Poinsettias in May

Today was a long, exhausting day that began far too early and came to a close with the Leesville Road High School Ninth Grade and Concert Band Spring Concert.

The spring concert is, in its way, the kick-off event for what will, in retrospect, be a month jam-packed with too much to do. I will, no doubt, at some point be pining for one of those stultifyingly hot days in late July and early August where the heat and humidity seem to conspire to keep a person in one place, but for now, I am destined to ferry my youngest son to and from the various events that mark the end of year.

I like to get to my crochet early in the day, but due to the number of items on today’s schedule, I did not do any crochet of note until early afternoon when I got out my copy of Jean Leinhauser’s 101 Crochet Squares.

Last week I spent most of my time on the Granny Square Sampler and the Cookieghan and I knew that if I didn’t make at least two squares this week, I was in danger of once again falling further behind in the crochet-a-long.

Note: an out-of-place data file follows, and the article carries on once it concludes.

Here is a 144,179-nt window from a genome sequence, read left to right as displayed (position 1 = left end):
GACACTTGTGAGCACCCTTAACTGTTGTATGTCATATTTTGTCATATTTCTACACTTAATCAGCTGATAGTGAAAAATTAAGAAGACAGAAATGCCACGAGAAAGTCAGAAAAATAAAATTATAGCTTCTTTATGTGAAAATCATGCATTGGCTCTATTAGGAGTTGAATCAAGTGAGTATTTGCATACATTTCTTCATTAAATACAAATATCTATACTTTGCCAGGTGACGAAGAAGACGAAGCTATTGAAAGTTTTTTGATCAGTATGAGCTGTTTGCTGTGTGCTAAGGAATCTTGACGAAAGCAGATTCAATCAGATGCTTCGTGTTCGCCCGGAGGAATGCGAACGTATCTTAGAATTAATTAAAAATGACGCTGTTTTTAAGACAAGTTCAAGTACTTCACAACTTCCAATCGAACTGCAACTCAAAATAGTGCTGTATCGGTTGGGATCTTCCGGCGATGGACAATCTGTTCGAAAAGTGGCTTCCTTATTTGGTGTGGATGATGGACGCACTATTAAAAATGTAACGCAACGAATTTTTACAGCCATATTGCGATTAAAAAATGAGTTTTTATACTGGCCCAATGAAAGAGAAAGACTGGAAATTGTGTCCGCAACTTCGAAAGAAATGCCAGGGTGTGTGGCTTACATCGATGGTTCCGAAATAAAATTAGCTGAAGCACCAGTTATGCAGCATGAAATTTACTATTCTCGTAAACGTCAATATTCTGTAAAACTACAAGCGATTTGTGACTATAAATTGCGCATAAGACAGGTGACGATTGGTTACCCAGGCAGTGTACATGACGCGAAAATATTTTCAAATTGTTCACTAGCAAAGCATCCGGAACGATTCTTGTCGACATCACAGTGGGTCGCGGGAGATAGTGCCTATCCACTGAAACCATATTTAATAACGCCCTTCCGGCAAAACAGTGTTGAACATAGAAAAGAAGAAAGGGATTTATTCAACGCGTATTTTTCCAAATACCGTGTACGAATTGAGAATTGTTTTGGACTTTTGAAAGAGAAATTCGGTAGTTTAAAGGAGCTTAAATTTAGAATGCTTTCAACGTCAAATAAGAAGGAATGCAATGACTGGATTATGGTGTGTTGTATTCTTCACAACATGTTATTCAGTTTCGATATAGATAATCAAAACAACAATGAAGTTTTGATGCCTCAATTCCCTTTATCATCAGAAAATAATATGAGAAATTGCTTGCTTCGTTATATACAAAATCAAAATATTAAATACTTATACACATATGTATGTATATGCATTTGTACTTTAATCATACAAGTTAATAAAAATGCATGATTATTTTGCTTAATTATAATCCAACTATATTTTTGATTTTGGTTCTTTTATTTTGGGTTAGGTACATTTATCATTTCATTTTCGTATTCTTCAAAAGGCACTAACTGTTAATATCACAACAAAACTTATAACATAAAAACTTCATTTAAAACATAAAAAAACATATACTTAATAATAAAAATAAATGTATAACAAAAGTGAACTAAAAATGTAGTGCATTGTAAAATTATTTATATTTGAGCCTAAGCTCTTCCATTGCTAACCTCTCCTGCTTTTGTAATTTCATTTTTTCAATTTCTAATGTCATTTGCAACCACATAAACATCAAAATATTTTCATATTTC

After surveying the yarns closest to me and consulting the Red Heart Multi-Color Coordinate List, I used Red Heart Super Saver bikini, shocking pink, and lavender to make the most recently assigned square, Square 39. While I made a number of errors when working this square, I eventually got it right:

crochet square crochet circle center
Crochet Square 39

Emboldened by having worked through the self-made challenges on the first motif, I decided to face my demons and work one of the Christmas squares. In honor of my son’s concert and the role that poinsettia sales play in raising funds for children’s music programs everywhere (at least everywhere here in North Carolina). I only finished the flower:

crochet flower crochet poinsettia
The center crochet flower of square 86

but if it were up to me, that is where I would stop.

I probably will go on to finish this flower with the squared off granny of the original, but I think the flower stand on its own, and one day, I will make a dozen or so and assemble them into a scarf.